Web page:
And what's not love about Sugar Prescott. She is by far my favorite character in the whole book. She reminds me so much of my grandmother, Mamie, who was born and raised in Magee, Mississippi. Everyone in town knew Mamie. She was always baking something wonderful. Mamie cooked lunch for the Lion Club every Wednesday for 30 years and she made the best fried chicken, chicken and dumplings, and sweet pickles ever! And she was not shy about telling people what she thought, just like Sugar.
The Night The Light Went Out has so many intertwining stories that the book is definitely not boring. There are friends to meet, stories to uncover, secrets to share and mysteries to solve. Throw in a romance, a tornado and the lights going out and this book is just down right great!
"Life shouldn't be an unbroken road of wonderful. It's the curves in the road that build character and show us our mettle."
"Life's journey doesn't mean much without friends."
"Every path has its puddles, but that doesn't mean we shouldn't travel them. We just need to remember to wear our boots and bring our friends and those who love us."
2 of 2 people found this review helpful
Yet another fantastic character study of Southern life from Karen White. I was immediately drawn in by her wonderful descriptive personality assessment of each character. Ultimately the protagonist is easily guessed but the journey to reach the revelation is quite enjoyable. As always, I couldn't put her book down.
5 of 6 people found this review helpful
This was a fun and surprising book. It starts out with newly-divorced Merilee Dunlop renting a house from a 95-year-old woman named Sugar Prescott. Sugar, in this small town near Atlanta, Georgia, comes from a family that once owned most of the land in the area. The house is on her property and was built near the family home as a place for her and her husband.
Merilee must navigate the McMansion social life of the small community and also try to develop a relationship with her neighbor/landlady who has a reputation in the town of being crusty. As that relationship develops over baking lessons and glasses of sweet tea Sugar tells stories about her background told in flashbacks. The narrative is also divided by a new anonymous community blogger who gives lessons and insights into southern life as well as reflections on sometimes malicious local gossip.
So far, I'm thinking, it's okay. It seems like this life was pretty much covered as completely as one could in Steel Magnolias, and many of the characters seem similar. And there's no denying that the South does not operate in the same way as the rest of the country. A friend of mine followed her lawyer husband to Atlanta. She was young and had spent most of her life working and going to school in southwest Idaho. She suddenly found herself surrounded by women who had never worked a day in their lives and kept their days full with clubs, card parties, and school activities under a strict and sometimes indecipherable social order. It drove her nuts and she hurried home as fast as she could. So, yawn, southern women.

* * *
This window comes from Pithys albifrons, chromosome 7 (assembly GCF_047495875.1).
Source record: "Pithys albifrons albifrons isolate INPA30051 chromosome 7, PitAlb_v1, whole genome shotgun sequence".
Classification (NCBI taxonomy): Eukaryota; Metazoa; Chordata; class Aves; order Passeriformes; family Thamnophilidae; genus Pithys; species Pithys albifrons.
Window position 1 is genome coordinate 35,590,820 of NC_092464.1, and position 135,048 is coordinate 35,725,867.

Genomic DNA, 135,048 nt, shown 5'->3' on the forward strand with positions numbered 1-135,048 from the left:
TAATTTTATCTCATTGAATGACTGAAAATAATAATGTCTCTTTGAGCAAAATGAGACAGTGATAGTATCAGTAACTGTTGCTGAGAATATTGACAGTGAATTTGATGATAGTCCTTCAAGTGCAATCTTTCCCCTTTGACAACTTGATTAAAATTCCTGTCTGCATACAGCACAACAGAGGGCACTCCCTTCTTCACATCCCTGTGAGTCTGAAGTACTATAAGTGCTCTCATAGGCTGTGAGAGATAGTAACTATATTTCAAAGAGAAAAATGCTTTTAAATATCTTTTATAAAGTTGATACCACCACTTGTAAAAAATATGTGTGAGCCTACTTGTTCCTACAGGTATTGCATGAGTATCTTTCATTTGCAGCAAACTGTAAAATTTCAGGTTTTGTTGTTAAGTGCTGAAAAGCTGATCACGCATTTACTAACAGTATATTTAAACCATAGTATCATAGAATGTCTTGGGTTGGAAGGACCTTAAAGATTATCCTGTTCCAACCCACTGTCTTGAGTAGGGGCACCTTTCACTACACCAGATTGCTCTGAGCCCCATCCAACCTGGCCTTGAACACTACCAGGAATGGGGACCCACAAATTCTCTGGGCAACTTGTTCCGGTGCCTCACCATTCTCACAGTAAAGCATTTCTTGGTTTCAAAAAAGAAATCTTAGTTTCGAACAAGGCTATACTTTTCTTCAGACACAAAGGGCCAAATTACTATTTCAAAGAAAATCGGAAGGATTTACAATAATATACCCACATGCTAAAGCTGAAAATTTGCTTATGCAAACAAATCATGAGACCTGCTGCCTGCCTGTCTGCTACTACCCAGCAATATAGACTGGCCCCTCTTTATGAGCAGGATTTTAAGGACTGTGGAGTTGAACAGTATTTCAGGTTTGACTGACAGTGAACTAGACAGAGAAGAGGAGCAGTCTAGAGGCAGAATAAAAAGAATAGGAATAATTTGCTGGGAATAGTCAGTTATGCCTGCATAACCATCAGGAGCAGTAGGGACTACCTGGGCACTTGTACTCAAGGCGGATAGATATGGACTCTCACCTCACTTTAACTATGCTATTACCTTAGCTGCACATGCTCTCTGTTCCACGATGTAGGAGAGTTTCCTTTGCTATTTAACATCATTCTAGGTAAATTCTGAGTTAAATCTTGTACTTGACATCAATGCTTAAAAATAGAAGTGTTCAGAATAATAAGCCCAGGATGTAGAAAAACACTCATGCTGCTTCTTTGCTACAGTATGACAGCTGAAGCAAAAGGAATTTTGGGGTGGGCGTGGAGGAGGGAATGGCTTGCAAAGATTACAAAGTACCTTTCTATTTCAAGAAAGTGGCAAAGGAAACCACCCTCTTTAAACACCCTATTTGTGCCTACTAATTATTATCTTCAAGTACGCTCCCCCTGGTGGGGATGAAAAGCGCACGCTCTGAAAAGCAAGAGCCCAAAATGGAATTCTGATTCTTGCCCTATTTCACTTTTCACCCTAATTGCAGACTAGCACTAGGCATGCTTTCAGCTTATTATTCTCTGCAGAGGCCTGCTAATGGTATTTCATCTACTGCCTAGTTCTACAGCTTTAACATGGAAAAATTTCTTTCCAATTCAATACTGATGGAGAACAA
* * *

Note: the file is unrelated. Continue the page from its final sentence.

But then the book starts to leave hints of something odd afoot as Merilee tries to keep up with the Beauregards, so to speak. With a sudden twist a person ends up dead and it's clear that Merilee has been set up for the murder. The who and why become part of an interesting mystery-thriller that seemingly comes out of nowhere. Further, it develops that Sugar has had some sinister events in her past that suddenly come to light.
It's a fun spin on what could have been a pretty mundane book. I can't say that the hints don't make it clear who the evil-doer is, but the motivations and the action to bring it all to a close make it interesting and tense. So this is a cut above the expected genre and, if you take it on and find yourself getting impatient, I'd encourage giving it more time than usual to blossom for you.
7 of 9 people found this review helpful
Big Little Lies meets Sweet Apple Georgia. Karen White never disappoints. Very entertaining and characters that I fell in love with.
4 of 5 people found this review helpful
Would you try another book from Karen White and/or the narrators?
Author: no. Narrators: yes.
Any additional comments?
This could've been a terrific book if the heroine hadn't been such a bumbling nitwit who apparently has no capacity for remembering anything. Not to mention the excruciatingly tedious "suspense" scenes that rambled much longer than necessary.
1 of 1 people found this review helpful
Any additional comments?
The book had some good bits to it but it serious. The story of young Sugar was strong but didn't fit into the silliness of Merilee's modern day drama. I found a lot of Merilee's chapters boring and an odd contrast to strong Sugar. Additionally as others said, the plot was incredibly predictable.
1 of 1 people found this review helpful
One could quickly figure out where this story was going. No real surprises. One exception was the identity of the author of the blog. Once identified, I was a little confused as to why she would have wanted to embarrass the the people she did. Narration was good to excellent. This book is a good summer "beach read".
1 of 1 people found this review helpful
The story was slow moving and predictable with a couple of eye rolling corny moments. Like when her daughter by accident watched 20 minutes of The Godfather movie and she makes a note to watch her carefully to see if she will need therapy. C'mon!!
I don't think I'd call it bad, just not as good as some of her other books.
3 of 4 people found this review helpful
I did not like the voice of the reader for Sugar in the past. Also, the story was convoluted and long for what it ultimately evolved to.
2 of 3 people found this review helpful